At first blush, one might conclude this is an “excessive” regulatory action that could “stifle job creation.” One might think this especially so inasmuch as Gibson’s chief competitor, Martin, was reported to be engaged in essentially identical conduct but was not raided by federal authorities. But wait — the chief executive of Gibson had made campaign contributions to Republicans, while Martin was a Democratic Party donor. Apparently, the president’s op-ed pledge did not override his earlier pronouncement about punishing enemies and rewarding friends.
On September 30, the Washington Times reported that new greenhouse gas regulations promulgated by the Environmental Protection Agency will, according to court filings, require the hiring of 10,000 new state level bureaucrats to process permit applications. At the federal level, it’s estimated that 230,000 new hires will be required. This massive expansion of the size and power of one of Washington’s most intrusive agencies seems inconsistent with the president’s op-ed promises, including his commitment to get “rid of absurd and unnecessary paperwork requirements.”
And that’s not all. Obviously sensitive to the impact these regulations could have on the viability of many businesses, the EPA has included in its regulations a “tailoring rule.” This rule will enable the EPA to decide which companies will be subject to the new rules, and when. Accordingly, it is not unreasonable to speculate that application of the tailoring rule will reveal that some power plants and refineries are more equal than others. The precedent of Gibson Guitar and its competitor Martin may prove instructive here.
The president’s promise to get bureaucracy out of the way of business was also overlooked when his administration refused to allow the Keystone pipeline project to proceed forthwith, notwithstanding assorted clearances by federal agencies including the State Department. It’s widely reported that this project would create 20,000 construction jobs and more than 100,000 additional “spinoff” jobs. Thus many thousands of jobs were killed by the Obama administration’s capitulation to environmentalists, who are seemingly opposed to any and all domestic energy production beyond windmills and solar panels.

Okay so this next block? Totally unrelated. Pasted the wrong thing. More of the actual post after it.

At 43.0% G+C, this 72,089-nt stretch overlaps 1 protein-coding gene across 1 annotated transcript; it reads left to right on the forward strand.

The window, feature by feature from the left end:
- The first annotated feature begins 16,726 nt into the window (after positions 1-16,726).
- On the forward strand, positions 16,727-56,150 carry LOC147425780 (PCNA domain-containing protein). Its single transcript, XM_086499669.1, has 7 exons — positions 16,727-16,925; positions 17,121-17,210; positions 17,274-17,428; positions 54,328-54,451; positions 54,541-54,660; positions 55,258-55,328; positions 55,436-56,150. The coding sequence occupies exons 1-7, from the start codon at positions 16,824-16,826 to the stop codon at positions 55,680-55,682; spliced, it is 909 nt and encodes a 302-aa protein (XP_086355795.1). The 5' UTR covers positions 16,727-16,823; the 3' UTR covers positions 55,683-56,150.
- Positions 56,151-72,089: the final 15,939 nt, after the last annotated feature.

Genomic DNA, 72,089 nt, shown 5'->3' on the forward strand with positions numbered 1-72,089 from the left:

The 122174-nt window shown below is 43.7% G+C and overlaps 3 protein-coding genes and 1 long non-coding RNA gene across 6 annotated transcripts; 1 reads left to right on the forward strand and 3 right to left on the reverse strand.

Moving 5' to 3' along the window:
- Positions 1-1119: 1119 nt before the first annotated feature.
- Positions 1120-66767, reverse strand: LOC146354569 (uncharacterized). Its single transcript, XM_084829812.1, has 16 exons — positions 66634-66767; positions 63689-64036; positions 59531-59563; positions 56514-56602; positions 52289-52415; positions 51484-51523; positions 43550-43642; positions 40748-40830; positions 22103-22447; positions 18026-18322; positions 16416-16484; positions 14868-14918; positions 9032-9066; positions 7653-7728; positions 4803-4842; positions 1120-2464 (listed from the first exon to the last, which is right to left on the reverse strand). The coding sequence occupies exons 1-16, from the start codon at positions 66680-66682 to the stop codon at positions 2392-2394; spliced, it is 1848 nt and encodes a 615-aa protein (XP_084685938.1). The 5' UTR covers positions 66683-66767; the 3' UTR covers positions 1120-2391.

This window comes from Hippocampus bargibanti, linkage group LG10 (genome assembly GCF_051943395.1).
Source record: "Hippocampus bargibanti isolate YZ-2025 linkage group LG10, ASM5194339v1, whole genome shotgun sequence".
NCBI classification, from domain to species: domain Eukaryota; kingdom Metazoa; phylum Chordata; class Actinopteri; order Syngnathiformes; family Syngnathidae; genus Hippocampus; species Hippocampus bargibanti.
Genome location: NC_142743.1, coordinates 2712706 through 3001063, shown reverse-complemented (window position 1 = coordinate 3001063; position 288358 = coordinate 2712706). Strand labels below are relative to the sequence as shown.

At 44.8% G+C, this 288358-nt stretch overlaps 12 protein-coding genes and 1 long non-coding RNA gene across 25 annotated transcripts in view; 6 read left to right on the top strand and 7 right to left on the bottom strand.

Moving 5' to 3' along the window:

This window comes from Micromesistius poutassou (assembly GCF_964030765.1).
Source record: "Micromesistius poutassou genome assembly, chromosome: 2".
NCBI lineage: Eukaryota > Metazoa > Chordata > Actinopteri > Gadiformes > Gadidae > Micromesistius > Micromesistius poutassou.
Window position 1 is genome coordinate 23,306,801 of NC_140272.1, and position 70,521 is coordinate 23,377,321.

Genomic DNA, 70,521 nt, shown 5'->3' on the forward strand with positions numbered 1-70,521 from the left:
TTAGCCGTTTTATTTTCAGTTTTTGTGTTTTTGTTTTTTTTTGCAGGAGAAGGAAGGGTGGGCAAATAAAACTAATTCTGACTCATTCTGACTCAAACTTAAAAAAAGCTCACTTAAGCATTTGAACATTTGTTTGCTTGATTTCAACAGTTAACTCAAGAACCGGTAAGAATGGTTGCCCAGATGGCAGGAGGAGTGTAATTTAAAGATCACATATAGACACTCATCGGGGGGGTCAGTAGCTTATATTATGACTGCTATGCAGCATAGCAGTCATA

Kimberly Strassel of the Wall Street Journal wrote in November that Mr. Obama and his EPA have “done more to kill working-class industries than any modern predecessor.” The EPA is working on ozone rules, boiler rules, cement rules, and others, which together can destroy millions of jobs. And this on the heels of destroying the “offshore deepwater drilling industry” and “moving to clamp down on the country’s one booming industry: natural gas.”
Although Obama appointees and civil service hires are regulating up a storm, one does have to give the EPA special recognition for its job destruction efforts. It has even designated dirt roads as pollution “point sources,” requiring businesses that use them to obtain permits. More paperwork, more bureaucrats, more expense for forestry and agriculture and other businesses. This is hardly the sort of thing one would have predicted if the president meant what he said in that January op-ed.
Last January’s proclamation in the Wall Street Journal was President Obama’s New Year’s resolution to the private sector. Once again, and unsurprisingly, our president made statements that were misleading if not downright false, and issued promises he never intended to keep.